7 Exercises to Improve your Balance

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Good posture is defined as the position in which your body is under the least amount of stress. It can facilitate breathing, and prevent a number of unpleasant and possibly painful ailments from occurring. Your parents weren’t joking around when they kept telling you to “sit up straight!”

Improving your balance can promote proper posture. In turn, proper posture can improve balance. The two go hand in hand. And as we age, balance and posture become even more important. Muscular mass and the body’s balance systems decrease over time, increasing the risk of falls.

However, it is a significant aspect to incorporate into an exercise routine at any age. Balance practice can help increase the strength of the core and major stability muscles.
The best way to improve your balance? Practice!

Do the following 7 balance exercises 2-3 times a week to start improving your balance and posture, before it becomes a problem.

Single Leg Stance

The single leg stance exercise is the most basic balance exercise. It is great for beginners and progressions can be added to challenge the core and the body’s balance systems further.

How To:
1. Stand with a straight posture and feet together in front of a chair or table for support.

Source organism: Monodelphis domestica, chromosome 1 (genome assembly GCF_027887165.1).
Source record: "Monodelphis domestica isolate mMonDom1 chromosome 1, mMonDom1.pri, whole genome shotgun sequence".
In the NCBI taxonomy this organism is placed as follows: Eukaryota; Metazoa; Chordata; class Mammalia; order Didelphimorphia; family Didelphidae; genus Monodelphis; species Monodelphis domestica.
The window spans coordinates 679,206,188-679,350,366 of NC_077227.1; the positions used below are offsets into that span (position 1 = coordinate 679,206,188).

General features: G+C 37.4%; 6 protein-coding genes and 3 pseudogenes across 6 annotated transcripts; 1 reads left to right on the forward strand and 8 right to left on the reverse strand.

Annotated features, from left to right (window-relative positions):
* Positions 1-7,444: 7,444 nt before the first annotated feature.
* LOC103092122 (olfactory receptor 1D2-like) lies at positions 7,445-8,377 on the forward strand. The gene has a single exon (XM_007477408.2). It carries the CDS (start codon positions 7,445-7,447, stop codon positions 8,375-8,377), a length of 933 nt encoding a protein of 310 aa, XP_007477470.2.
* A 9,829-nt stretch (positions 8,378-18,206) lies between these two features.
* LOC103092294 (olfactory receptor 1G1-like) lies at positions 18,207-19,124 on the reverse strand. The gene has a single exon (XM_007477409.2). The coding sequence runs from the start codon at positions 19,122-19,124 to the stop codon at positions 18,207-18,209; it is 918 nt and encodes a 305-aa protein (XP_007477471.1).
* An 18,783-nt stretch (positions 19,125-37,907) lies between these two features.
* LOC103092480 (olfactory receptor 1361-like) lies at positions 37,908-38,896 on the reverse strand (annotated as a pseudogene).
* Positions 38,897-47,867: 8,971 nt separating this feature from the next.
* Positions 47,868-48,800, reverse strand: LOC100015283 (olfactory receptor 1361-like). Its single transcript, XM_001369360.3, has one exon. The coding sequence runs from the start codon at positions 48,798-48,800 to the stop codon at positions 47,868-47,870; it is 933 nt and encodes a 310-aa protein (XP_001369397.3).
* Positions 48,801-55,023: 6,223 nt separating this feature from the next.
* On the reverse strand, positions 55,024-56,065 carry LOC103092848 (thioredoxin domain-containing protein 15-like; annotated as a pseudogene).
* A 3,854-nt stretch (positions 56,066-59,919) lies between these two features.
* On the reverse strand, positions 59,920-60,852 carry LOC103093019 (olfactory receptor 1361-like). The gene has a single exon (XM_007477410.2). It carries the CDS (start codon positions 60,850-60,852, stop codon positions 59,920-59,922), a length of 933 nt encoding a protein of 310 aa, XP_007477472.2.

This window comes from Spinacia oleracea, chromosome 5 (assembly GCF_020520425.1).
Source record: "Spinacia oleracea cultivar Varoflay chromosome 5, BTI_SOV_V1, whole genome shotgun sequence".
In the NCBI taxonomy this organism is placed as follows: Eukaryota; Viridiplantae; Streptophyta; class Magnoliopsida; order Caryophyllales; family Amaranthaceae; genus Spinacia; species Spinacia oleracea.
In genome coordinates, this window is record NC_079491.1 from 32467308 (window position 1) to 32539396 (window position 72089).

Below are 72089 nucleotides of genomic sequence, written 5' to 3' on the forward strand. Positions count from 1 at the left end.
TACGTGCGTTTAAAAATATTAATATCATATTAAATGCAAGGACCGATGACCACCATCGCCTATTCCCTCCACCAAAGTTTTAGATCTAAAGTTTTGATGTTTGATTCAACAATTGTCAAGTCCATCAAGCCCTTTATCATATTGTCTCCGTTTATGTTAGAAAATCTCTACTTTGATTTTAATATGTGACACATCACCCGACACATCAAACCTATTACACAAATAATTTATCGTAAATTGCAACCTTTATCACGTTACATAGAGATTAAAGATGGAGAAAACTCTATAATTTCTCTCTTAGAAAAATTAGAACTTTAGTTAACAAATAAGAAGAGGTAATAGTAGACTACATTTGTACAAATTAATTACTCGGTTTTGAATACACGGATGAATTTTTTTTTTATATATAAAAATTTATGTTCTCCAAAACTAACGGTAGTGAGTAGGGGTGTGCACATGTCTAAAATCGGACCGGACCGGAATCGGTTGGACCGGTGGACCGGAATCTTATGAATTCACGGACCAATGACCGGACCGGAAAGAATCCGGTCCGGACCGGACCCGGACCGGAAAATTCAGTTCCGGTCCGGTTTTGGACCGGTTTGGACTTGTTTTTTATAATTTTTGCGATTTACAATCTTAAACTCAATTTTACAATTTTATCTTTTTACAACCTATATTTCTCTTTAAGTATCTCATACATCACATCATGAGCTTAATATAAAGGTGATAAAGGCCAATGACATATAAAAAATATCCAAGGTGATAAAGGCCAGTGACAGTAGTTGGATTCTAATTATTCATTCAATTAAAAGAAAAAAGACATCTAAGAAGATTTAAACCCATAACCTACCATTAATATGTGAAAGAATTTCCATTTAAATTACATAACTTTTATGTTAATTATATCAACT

2. Lift one leg off the ground, and keep a slight bend in the supporting leg.
3. Hold for your personal best, and repeat for your opposite leg. Do each leg 3-5 times.

Tips & Tricks:
• To progress, stand on a pillow on a non-slip surface. It will challenge your balance further.
• Grab hold of the chair or table if you feel your balance failing.

Tandem Stance

The tandem stance is a similar exercise to the single leg stance but is slightly more challenging. Don’t let the fact that both your feet remain on the ground throughout the exercise fool you. It is harder than it looks! The tandem stance and single leg stance further help strengthen the tiny muscles and ligaments around the ankles.

How To:
1. Stand with a straight posture in front of a chair or table. Position one foot in front of the other. The heel of your front foot should just touch the toes of your back foot.
2. Hold the position for your personal best, and repeat with your opposite leg forward. Do each leg 3-5 times.

Tips & Tricks:
• To progress, stand on a pillow or a foam mat on a non-slip surface.
• Similar to the single leg stance, grab hold of the chair or table if you feel your balance going.

Single Leg Deadlift

The single leg deadlift strengthens the glutes. Strong glutes promote good posture which contributes to better balance and stability. Further, strong glutes can protect the lower back preventing injury from occurring.

How To:
1. Begin by standing tall, with your feet close together, but not touching.
2. Keep your back straight, and bend forward at the hip, lifting one leg straight back.
3. Keep the weight-bearing leg’s knee soft.
4. Lower your arms forward until your back in parallel with the ground.
5. Slowly come back up to start. Do 10 repetitions for 2-3 sets, for each leg.

Tips & Tricks:
• Hold a dumbbell in either hand for an additional challenge.

Pendulum Leg Swing